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Does supply matter? Initial schooling conditions and the effectiveness of conditional cash transfers for grade progression in Nicaragua

Listed author(s):
  • John Maluccio
  • Alexis Murphy
  • Ferdinando Regalia

The authors use a randomised evaluation to examine the effect of a conditional cash transfer programme on grade progression in Nicaragua from 1999 to 2003, putting the spotlight on initial supply-side conditions and the extent to which they conditioned programme effectiveness. Their principal findings are that the programme had a substantial effect on grade progression and it was more effective in areas with autonomous schools. At the same time, it was also more effective in intervention areas with poor initial supply conditions as measured by indicators of grade availability and distance to school. These areas had lower outcomes before the programme, and thus more room for improvement. The results suggest that initial school supply conditions are not insurmountable obstacles for the successful implementation of a conditional cash transfer (CCT) programme, as long as these constraints are identified at the planning stage and mechanisms put in place to address them during execution.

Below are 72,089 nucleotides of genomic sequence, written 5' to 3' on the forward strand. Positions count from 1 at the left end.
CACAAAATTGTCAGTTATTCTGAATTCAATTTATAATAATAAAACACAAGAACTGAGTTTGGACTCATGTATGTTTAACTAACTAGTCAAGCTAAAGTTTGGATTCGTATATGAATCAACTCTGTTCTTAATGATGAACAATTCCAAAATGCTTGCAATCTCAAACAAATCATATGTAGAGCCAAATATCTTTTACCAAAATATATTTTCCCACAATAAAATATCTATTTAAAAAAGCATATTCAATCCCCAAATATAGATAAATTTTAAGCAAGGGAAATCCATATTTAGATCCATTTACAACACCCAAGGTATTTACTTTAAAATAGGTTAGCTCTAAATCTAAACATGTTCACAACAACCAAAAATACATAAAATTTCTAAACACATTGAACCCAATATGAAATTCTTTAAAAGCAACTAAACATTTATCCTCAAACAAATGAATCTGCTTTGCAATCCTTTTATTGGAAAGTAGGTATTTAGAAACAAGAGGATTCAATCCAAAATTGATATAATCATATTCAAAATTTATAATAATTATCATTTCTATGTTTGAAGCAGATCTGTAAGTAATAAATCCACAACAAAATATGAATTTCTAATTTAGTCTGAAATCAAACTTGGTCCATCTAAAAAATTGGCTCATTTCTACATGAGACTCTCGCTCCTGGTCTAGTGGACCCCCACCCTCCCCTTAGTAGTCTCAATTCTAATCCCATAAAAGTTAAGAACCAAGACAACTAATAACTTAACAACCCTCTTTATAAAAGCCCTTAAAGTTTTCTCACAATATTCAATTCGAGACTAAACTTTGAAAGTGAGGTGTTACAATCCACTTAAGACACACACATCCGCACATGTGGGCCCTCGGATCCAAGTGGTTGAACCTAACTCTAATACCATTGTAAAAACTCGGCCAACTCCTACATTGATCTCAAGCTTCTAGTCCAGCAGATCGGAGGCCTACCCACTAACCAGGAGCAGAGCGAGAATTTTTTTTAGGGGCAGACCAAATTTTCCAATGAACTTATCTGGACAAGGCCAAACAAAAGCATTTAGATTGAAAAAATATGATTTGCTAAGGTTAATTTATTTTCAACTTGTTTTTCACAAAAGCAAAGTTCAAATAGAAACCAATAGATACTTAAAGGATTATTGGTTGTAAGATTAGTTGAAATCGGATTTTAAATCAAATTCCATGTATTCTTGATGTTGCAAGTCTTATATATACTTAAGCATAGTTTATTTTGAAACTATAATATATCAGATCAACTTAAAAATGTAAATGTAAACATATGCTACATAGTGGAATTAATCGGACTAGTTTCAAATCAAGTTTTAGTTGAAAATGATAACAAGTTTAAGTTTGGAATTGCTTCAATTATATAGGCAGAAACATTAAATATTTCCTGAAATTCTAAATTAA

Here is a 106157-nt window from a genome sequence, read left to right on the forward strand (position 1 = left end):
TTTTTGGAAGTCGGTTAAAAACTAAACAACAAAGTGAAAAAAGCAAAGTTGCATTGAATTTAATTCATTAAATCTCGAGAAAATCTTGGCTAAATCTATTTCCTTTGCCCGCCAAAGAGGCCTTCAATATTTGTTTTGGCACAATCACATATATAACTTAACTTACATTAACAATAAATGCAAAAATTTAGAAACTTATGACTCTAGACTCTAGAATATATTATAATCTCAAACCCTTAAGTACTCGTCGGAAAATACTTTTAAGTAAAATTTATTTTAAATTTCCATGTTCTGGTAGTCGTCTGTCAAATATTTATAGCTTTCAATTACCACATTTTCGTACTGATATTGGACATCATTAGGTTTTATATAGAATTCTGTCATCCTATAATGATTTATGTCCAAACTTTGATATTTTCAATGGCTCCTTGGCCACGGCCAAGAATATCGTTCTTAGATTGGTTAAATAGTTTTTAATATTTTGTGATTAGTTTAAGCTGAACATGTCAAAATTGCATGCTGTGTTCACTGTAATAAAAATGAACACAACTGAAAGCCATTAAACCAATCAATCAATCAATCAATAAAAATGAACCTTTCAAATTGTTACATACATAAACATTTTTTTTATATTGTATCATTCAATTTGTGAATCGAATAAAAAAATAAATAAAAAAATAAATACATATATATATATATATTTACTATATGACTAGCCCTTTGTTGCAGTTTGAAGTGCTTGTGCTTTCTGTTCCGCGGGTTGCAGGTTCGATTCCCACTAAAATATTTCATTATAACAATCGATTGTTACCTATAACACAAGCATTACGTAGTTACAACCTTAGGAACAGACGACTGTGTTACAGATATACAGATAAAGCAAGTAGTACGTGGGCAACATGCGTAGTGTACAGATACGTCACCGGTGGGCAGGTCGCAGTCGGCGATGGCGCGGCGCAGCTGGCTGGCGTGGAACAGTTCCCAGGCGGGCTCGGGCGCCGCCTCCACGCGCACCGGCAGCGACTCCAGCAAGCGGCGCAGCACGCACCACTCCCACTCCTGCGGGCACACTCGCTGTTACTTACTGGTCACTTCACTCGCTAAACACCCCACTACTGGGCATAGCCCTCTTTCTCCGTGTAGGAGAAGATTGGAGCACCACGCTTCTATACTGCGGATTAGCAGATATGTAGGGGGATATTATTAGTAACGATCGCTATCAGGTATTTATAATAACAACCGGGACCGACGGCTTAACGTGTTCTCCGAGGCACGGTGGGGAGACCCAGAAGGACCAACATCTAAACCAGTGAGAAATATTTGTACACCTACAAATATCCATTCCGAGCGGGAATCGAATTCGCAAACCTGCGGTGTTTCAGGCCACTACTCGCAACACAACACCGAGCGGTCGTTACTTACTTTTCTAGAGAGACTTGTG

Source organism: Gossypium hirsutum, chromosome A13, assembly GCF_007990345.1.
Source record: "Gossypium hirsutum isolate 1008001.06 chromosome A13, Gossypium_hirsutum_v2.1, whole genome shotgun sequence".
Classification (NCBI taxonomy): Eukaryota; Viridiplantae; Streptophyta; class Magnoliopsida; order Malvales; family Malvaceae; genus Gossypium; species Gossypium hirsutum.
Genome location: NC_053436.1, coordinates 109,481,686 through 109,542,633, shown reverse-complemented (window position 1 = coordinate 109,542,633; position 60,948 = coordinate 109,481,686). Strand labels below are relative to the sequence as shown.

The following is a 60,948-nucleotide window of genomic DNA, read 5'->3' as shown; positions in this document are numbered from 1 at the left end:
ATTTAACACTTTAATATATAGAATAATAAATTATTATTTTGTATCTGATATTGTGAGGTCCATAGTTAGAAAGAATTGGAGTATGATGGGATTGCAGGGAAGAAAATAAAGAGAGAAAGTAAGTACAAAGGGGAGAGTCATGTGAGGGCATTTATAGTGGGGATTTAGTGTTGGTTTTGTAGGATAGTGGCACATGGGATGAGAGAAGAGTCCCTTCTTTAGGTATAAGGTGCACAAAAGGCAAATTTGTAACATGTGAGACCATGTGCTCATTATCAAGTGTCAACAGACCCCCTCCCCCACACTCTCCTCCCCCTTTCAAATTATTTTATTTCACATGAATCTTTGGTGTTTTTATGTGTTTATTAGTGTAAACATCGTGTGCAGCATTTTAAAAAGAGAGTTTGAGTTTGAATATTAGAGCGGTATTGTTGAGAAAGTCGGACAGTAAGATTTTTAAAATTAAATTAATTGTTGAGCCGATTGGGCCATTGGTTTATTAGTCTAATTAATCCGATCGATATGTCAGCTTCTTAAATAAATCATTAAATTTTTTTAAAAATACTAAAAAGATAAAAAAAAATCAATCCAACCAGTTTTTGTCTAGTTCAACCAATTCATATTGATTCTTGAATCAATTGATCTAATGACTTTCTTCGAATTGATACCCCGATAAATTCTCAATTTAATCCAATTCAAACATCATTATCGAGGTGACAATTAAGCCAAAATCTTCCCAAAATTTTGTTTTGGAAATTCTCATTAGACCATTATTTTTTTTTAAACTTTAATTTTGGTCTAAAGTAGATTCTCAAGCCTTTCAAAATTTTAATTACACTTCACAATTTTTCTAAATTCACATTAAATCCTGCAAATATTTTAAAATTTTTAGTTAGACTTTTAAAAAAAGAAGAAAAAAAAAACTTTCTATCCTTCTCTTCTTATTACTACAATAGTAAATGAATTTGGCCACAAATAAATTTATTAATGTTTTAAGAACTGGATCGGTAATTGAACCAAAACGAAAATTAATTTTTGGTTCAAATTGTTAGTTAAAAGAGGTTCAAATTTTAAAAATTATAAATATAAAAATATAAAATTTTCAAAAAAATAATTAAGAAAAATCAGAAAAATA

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Article provided by Taylor & Francis Journals in its journal Journal of Development Effectiveness.

Volume (Year): 2 (2010)
Issue (Month): 1 ()
Pages: 87-116

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Handle: RePEc:taf:jdevef:v:2:y:2010:i:1:p:87-116
DOI: 10.1080/19439340903584085
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